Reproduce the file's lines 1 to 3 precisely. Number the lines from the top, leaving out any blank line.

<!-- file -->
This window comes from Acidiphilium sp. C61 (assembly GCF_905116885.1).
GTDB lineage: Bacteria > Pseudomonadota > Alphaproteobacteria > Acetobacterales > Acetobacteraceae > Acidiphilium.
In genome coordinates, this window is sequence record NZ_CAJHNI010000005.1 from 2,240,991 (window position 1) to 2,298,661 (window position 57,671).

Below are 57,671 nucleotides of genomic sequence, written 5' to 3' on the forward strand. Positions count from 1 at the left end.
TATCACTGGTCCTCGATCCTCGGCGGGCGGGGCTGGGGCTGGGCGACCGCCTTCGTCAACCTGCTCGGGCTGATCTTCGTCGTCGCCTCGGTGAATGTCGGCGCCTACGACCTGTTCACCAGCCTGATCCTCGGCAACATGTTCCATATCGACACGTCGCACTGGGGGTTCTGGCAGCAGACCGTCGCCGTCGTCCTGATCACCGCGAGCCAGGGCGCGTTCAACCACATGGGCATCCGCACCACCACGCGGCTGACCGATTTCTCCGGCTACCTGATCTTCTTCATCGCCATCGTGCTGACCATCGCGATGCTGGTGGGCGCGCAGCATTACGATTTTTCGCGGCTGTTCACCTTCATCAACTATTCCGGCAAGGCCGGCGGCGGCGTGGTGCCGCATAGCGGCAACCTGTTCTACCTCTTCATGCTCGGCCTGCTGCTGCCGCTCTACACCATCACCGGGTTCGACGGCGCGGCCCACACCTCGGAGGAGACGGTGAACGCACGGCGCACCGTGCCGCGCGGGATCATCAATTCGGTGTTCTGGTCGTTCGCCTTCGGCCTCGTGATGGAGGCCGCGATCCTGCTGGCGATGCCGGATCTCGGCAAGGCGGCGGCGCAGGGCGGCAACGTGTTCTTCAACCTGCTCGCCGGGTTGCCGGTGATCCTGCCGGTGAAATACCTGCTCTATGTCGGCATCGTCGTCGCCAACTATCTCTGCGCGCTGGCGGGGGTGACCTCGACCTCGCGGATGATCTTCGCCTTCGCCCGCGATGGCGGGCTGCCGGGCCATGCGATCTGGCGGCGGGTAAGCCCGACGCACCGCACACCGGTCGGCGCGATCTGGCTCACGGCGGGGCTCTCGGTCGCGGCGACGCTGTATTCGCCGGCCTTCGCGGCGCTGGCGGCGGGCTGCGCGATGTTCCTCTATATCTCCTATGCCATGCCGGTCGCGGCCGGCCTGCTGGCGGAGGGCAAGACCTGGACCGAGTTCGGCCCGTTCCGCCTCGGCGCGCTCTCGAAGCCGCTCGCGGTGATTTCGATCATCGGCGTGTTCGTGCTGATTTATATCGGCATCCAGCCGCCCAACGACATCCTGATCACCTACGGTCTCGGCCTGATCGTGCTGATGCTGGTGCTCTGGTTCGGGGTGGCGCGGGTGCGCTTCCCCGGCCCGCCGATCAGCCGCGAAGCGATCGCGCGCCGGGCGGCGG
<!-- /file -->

This window comes from Acidiphilium sp. C61 (assembly GCF_905116885.1).
GTDB lineage: Bacteria > Pseudomonadota > Alphaproteobacteria > Acetobacterales > Acetobacteraceae > Acidiphilium.
In genome coordinates, this window is sequence record NZ_CAJHNI010000005.1 from 2,240,991 (window position 1) to 2,298,661 (window position 57,671).